Foreign workers in Malaysia sent home $6.1b in 2012

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Malaysia foreign workerOverseas remittance by foreign workers in Malaysia amounted to $6.1 billion in 2012, said Deputy Finance Minister Ahmad Maslan according to local media reports. It was about $4.2 billion in 2010, he said. The amount had gone up due to an increase of access to non-banking financial institutions that allowed foreigners to transfer their money to their home countries.

The top five countries with the highest number of overseas remittance last year were Bangladesh, Indonesia, Nepal, India and the Philippines.

“As a country that has a high level of savings, Malaysia does not depend on external foreign financing to support the function of domestic economy.”

“However, due to an open trade and the financial system, with strong economic fundamentals, Malaysia will continue to be a recipient of foreign capital inflow,” he said.

He said that due to the uncertainty in the global financial market, Malaysia’s outflow of foreign capital is still at a moderate level, showing a reversal in parts of the outflow.

“Most importantly, we must note that the reversal of capital is also experienced by other developing economies, including our neighbouring countries, and not just isolated to Malaysia,” he said.

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Reading Time: 1 minute

Overseas remittance by foreign workers in Malaysia amounted to $6.1 billion in 2012, said Deputy Finance Minister Ahmad Maslan according to local media reports. It was about $4.2 billion in 2010, he said. The amount had gone up due to an increase of access to non-banking financial institutions that allowed foreigners to transfer their money to their home countries.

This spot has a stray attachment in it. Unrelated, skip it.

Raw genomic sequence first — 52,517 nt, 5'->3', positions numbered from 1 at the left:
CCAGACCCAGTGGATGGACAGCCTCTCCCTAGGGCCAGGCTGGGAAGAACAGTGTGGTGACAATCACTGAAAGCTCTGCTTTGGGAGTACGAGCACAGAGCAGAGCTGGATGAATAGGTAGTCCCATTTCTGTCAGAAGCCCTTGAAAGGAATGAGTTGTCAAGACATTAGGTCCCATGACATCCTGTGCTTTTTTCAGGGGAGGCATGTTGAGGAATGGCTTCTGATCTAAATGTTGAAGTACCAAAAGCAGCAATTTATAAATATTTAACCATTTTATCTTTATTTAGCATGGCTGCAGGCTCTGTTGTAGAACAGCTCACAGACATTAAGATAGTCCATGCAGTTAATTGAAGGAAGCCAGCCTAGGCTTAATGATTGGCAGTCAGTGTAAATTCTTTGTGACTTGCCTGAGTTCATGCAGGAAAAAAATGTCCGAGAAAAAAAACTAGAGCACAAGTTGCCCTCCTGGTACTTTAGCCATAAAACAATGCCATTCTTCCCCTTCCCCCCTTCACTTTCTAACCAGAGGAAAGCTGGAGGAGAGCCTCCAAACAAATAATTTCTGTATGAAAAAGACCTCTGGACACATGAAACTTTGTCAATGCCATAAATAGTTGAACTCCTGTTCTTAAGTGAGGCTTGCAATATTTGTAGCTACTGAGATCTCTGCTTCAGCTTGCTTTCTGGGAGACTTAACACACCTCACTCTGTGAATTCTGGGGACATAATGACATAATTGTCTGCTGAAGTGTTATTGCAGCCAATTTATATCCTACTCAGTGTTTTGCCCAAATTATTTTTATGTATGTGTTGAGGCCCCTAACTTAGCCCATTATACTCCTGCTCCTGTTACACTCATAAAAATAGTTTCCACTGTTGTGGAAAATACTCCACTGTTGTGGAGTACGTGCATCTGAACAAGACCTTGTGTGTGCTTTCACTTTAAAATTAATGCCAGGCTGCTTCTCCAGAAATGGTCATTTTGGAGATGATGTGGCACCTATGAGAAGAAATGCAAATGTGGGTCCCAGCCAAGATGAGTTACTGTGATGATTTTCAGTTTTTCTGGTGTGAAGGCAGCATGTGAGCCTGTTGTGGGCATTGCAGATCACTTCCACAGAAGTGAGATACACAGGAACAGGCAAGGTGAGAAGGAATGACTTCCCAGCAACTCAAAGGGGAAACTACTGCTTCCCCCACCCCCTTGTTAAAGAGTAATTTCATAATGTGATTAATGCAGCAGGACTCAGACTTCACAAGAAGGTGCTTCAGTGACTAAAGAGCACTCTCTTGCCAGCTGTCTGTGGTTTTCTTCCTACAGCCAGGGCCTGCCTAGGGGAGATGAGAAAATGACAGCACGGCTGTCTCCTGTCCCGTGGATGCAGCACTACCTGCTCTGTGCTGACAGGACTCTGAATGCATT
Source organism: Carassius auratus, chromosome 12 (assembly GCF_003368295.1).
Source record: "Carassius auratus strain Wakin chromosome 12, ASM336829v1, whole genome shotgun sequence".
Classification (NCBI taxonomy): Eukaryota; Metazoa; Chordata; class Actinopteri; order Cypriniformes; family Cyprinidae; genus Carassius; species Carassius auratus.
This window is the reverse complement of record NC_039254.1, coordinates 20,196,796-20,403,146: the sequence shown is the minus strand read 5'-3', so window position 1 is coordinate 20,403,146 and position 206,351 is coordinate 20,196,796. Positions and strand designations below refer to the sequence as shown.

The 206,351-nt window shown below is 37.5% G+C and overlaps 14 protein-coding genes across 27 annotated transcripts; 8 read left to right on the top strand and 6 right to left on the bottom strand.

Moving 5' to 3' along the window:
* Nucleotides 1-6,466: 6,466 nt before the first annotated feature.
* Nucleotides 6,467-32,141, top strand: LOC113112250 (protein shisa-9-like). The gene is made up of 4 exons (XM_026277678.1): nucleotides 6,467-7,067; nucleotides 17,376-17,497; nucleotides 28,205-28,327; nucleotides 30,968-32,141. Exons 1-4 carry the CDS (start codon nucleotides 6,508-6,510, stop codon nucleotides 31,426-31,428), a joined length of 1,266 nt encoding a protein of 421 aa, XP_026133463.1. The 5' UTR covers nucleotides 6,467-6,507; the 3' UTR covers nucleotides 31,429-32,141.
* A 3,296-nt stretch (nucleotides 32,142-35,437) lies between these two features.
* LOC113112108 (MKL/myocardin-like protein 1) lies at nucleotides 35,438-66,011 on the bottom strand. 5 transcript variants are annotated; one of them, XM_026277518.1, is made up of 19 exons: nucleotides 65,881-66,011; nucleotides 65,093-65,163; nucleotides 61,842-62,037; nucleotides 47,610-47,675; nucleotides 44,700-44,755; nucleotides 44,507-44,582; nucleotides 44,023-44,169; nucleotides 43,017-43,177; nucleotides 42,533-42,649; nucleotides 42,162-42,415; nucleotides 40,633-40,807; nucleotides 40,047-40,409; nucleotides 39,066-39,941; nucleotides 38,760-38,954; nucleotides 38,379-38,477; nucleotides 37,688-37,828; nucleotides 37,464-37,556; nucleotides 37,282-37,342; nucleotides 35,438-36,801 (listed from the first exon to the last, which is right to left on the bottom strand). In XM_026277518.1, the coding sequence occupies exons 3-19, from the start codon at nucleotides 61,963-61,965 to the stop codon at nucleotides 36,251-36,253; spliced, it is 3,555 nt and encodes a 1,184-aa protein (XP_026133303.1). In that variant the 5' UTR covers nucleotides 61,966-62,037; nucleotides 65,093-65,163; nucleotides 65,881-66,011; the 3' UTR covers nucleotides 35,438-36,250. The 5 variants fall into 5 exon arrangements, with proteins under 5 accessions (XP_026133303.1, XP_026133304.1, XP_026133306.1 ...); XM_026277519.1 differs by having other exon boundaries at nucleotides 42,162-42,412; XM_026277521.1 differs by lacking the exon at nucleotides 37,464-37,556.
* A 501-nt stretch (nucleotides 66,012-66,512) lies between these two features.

Reading Time: 1 minute

Malaysia foreign workerOverseas remittance by foreign workers in Malaysia amounted to $6.1 billion in 2012, said Deputy Finance Minister Ahmad Maslan according to local media reports. It was about $4.2 billion in 2010, he said. The amount had gone up due to an increase of access to non-banking financial institutions that allowed foreigners to transfer their money to their home countries.

The top five countries with the highest number of overseas remittance last year were Bangladesh, Indonesia, Nepal, India and the Philippines.

“As a country that has a high level of savings, Malaysia does not depend on external foreign financing to support the function of domestic economy.”

“However, due to an open trade and the financial system, with strong economic fundamentals, Malaysia will continue to be a recipient of foreign capital inflow,” he said.

He said that due to the uncertainty in the global financial market, Malaysia’s outflow of foreign capital is still at a moderate level, showing a reversal in parts of the outflow.

“Most importantly, we must note that the reversal of capital is also experienced by other developing economies, including our neighbouring countries, and not just isolated to Malaysia,” he said.

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